It is good news of sorts that the first official Academy Awards screener that was mailed to members this week, “First Cow,” is directed by a woman, Kelly Reichhardt, and features Asian actor Orion Lee. Diversity counts more than ever these days. The filmmaker’s minimalist style usually caters more to the Independent Spirit crowd as well as such international festivals including Cannes and Venice when it comes to cinematic honors. Her previous movies include “Old Joy,” “Wendy and Lucy,” “Meek’s Cutoff” and “Certain Women,” the last three starring Michelle Williams.
The 2021 Oscar nominations won’t be announced until mid-March and the 93rd ceremony won’t take place until April 24 due to delayed productions and constantly moving opening dates because of the coronavirus pandemic. But the well-reviewed “First Cow” had its premiere at Telluride Film Festival last year and opened theatrically on March 6 to a strong first weekend. But the release was cut short when movie theaters were suddenly shut down due to health concerns.
However, “First Cow” is also the first of a dying breed as the academy has announced that they will switch to a virtual downloads and will ditch the use of physical DVDs starting next year. At least A24 is ahead of the game with a 95% fresh score on Rotten Tomatoes that focuses on the relationship between a cook and a Chinese immigrant who travel to 19th-century Oregon. John Magaro and Alia Shawkat are also in the cast.
Hollywood’s habit of sending out VHS copies and later DVDs started with director John Boorman (“Deliverance”), who wanted to promote his 1985 film “The Emerald Forest,” starring Powers Boothe as an engineer working in Brazil whose son is kidnapped in the Amazon Rainforest. When the movie’s distributor suffered business troubles, Boorman resorted to paying for video copies sent to academy members for no charge. He got zero nominations for his work, but he did start a tradition for making sure Oscar voters were able to see all the contenders in the comfort of their own viewing space.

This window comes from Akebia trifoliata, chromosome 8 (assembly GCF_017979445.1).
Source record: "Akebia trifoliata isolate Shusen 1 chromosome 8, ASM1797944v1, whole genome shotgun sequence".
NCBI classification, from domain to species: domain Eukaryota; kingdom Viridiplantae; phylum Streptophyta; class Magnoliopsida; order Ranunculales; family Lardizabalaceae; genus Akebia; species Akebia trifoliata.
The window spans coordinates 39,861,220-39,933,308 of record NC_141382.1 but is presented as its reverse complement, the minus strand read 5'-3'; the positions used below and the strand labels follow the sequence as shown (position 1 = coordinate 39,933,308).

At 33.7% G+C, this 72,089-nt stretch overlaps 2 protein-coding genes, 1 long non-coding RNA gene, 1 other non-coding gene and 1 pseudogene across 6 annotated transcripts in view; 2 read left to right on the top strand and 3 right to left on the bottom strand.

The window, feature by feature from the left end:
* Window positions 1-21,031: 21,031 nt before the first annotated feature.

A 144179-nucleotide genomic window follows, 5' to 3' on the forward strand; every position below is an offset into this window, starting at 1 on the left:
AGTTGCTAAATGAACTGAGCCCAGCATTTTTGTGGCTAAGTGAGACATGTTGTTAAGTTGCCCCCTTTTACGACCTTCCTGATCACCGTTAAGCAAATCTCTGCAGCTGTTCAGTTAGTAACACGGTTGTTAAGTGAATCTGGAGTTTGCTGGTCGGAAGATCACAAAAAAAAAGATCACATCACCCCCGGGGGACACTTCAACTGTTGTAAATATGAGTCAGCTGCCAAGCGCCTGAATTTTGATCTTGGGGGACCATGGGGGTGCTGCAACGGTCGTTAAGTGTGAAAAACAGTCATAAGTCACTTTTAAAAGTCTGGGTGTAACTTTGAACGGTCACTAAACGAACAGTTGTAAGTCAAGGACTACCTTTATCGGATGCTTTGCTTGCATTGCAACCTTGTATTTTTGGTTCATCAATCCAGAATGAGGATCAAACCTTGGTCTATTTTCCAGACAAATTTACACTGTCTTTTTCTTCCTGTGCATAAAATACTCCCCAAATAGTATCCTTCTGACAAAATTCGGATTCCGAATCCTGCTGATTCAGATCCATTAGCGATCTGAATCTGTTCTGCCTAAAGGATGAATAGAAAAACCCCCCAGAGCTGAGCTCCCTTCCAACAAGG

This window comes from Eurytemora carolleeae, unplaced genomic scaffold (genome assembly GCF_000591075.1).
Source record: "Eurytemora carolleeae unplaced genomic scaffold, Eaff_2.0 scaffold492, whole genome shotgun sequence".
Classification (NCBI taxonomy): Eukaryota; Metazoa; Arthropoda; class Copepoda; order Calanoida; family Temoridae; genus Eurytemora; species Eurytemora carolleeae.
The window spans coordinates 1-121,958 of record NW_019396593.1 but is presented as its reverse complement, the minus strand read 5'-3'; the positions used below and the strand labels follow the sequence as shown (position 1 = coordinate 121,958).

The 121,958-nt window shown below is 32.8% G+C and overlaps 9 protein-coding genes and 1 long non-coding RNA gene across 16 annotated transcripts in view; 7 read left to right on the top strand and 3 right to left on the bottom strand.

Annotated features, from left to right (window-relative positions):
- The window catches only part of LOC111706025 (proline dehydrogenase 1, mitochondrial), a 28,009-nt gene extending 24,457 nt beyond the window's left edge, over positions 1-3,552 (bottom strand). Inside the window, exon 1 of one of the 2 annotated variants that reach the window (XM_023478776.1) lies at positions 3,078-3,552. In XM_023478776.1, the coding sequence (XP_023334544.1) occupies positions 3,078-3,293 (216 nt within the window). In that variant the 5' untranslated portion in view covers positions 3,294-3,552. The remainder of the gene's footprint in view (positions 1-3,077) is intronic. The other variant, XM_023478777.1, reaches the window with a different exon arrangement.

The Academy of Arts & Sciences introduced a private video on demand platform in 2019 called the “Academy Screening Room” that is accessible online and via an Apple TV app for a fee. According to Deadline’s Pete Hammond, the online screening platform is already in use for voters, featuring movies promoted by Netflix, Universal, Focus Features, Bleecker Street and IFC Films for download.
Screeners last year arrived relatively late, with the Hulu doc “Ask Dr. Ruth” being the first to be sent to entire academy membership. The second was the animated film “The Secret Life of Pets 2.”
With the whole schedule of 2020 film openings in constant flux because of the rise in COVID-19 cases around the country, who knows which possible contenders will move their opening dates to next year or beyond if theaters continue to be shuttered.